In addition to COVID-19 case numbers, Texas Public Radio is updating information on how local businesses are adjusting, how you can help those in need and what you can do to stay entertained at home. TPR is also providing live updates on the Rio Grande Valley.
Tuesday’s report of new COVID-19 cases is more than 50% higher than last week’s highest daily count. With 1,268 new cases, there have now been 12,065 total cases in the San Antonio area.
There are 966 people hospitalized, 271 of which are in intensive care and 115 on ventilators. The city’s hospital capacity is still under high stress with 23% of staffed beds available and 59% of ventilators — the lowest ventilator availability the city has seen so far.
Bexar County Judge Nelson Wolff said he and Mayor Ron Nirenberg have added some safeguards to their executive orders, including requiring businesses to ask employees and customers whether they have symptoms and to check temperatures for indoor facilities.
Nirenberg, Wolff and assistant city manager Colleen Bridger all warned against participating in large gatherings this upcoming weekend. Bridger said there are many reasons for the recent spikes in new cases and hospitalizations, including Memorial Day, Mother’s Day and the overall early reopening of the state.
“Like a lot of things in public health, it’s not just one thing,” Bridger said.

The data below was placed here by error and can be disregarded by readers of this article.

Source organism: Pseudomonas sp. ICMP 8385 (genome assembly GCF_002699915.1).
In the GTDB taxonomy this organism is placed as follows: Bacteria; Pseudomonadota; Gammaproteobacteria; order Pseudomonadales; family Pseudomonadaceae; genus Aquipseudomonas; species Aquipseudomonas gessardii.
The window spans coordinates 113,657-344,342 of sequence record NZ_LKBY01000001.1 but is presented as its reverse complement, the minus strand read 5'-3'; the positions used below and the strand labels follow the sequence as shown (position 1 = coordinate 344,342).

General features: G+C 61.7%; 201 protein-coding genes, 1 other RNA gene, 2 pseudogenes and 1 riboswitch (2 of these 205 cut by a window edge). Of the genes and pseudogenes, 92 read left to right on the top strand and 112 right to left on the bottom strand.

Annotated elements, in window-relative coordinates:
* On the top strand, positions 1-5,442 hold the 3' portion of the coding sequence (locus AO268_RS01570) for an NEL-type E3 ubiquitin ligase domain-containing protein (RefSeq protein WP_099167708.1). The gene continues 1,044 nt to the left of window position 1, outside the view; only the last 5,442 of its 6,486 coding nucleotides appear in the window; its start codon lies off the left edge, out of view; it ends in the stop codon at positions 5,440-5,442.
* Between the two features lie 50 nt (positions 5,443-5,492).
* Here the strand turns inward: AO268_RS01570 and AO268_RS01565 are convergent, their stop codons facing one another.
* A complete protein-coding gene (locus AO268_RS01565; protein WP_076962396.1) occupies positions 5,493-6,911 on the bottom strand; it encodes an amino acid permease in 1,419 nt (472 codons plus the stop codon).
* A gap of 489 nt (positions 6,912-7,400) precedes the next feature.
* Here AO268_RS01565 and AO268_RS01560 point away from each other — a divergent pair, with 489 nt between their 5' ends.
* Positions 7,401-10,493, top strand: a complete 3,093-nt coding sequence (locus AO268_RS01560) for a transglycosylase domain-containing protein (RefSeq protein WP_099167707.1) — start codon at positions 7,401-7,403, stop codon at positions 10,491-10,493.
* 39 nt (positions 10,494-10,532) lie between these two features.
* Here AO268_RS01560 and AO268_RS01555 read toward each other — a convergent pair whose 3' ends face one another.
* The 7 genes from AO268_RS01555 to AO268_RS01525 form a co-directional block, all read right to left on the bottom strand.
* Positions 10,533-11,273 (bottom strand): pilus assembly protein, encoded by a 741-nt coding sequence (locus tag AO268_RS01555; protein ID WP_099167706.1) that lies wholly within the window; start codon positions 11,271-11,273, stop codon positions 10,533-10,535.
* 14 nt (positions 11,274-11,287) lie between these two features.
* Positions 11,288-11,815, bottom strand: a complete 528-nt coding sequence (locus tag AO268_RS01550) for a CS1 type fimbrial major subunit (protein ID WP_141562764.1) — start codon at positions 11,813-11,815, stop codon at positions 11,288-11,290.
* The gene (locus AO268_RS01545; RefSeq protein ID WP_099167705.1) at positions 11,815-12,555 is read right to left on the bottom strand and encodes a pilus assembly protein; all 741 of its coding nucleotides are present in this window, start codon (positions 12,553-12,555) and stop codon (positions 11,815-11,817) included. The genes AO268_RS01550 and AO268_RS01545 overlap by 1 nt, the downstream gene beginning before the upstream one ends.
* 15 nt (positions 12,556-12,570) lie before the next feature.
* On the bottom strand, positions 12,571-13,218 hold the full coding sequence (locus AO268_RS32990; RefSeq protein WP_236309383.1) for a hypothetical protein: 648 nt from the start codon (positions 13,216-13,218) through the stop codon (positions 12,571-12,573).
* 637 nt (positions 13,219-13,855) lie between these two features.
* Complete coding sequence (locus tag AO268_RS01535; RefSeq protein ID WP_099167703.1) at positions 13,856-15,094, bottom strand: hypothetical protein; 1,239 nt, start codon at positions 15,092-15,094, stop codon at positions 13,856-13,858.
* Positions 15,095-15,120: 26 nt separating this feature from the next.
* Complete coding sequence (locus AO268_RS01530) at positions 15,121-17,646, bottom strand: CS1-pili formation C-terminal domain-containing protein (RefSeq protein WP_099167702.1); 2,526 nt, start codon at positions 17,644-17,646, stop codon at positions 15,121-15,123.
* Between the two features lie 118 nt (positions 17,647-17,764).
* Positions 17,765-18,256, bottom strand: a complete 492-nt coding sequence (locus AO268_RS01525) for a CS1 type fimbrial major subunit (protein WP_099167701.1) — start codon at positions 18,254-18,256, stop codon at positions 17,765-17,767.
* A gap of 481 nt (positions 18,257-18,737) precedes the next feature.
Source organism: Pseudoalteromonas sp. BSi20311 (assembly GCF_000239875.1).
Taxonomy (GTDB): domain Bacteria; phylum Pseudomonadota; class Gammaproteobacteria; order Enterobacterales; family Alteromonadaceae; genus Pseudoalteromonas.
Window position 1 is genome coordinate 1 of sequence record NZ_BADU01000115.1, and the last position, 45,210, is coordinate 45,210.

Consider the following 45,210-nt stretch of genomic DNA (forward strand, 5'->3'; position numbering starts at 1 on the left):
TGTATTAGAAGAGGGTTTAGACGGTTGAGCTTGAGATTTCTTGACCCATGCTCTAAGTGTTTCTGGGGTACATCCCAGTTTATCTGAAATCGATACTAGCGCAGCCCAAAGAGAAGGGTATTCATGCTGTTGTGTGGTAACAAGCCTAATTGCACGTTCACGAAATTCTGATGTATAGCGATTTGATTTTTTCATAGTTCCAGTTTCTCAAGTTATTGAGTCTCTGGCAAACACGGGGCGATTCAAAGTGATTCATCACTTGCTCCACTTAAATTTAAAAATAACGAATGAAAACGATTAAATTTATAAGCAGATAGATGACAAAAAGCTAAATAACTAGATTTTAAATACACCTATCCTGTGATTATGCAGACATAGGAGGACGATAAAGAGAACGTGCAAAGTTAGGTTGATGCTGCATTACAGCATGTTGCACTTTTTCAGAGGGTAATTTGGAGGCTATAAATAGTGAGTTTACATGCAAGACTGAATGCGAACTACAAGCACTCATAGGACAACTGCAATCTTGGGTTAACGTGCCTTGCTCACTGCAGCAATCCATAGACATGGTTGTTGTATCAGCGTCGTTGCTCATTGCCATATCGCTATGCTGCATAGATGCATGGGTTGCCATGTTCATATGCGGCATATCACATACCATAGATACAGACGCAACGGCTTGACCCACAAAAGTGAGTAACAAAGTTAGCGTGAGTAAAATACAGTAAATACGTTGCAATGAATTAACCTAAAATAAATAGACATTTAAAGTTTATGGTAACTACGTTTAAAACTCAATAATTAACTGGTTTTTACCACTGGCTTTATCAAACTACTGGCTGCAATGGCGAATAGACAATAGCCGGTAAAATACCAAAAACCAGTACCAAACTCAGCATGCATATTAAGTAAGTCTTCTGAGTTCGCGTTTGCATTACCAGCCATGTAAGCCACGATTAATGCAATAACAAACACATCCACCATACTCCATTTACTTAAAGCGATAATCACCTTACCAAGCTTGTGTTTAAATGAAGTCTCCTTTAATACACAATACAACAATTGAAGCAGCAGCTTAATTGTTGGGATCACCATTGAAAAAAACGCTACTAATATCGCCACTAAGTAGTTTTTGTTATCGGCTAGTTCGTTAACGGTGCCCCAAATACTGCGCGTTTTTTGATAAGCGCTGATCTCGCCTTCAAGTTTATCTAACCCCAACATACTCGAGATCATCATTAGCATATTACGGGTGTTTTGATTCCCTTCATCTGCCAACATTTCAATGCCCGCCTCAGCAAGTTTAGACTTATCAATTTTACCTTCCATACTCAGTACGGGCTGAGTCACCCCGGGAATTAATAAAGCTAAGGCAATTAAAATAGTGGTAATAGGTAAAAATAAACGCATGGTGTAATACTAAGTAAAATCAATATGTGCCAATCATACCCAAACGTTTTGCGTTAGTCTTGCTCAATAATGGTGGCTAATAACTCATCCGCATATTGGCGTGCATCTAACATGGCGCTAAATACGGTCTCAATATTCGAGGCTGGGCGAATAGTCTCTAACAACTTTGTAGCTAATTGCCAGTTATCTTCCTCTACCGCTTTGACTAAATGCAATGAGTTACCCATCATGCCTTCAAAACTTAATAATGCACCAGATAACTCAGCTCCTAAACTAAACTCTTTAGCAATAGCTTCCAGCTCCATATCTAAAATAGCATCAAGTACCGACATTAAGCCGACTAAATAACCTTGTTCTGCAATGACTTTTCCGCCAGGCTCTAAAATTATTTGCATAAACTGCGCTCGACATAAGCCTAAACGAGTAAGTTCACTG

Nirenberg said there will be more information tomorrow about whether parks will remain open this weekend.
According to Bridger in roughly 60% of all positive cases, the patient has known the person who exposed them to the virus.
San Antonio’s death rate is lower than other large Texas metropolises, but Wolff said the number of hospitalizations and people in intensive care is still a warning indicator.
According to Nirenberg, one in every four hospital admissions is COVID-related. He said that the city’s testing capacity is still good but that the city needs to update it to fit “the current reality.”
The doubling time of the virus has decreased from 13 days to 11 days since last week, which is far below the city’s warning threshold of 18 days. This means currently, it will take 11 days from the number of COVID-19 cases to double.
Data also shows shifting demographics of COVID-19 patients. Around mid-April, the racial makeup of patients almost mirrored the makeup of San Antonio’s population.
Now, about 15.6% of all COVID-19 patients who have died are Black — even though they only make up about 7% of all cases and 8.5% of the city’s population.
As of Tuesday, there have been 159,986 total confirmed cases across Texas — with Harris, Dallas and Tarrant counties reporting the highest numbers of cases. Bexar came in fourth place.
According to the Texas Department of State Health Services, there are currently more than 6,500 patients with COVID-19 in Texas hospitals.
Texas began allowing its first businesses to reopen May 1.
Find the latest national and international updates on COVID-19 from NPR's live blog.
Zoom in and scroll to find data on areas across the globe. Find more information at Johns Hopkins coronavirus resource center.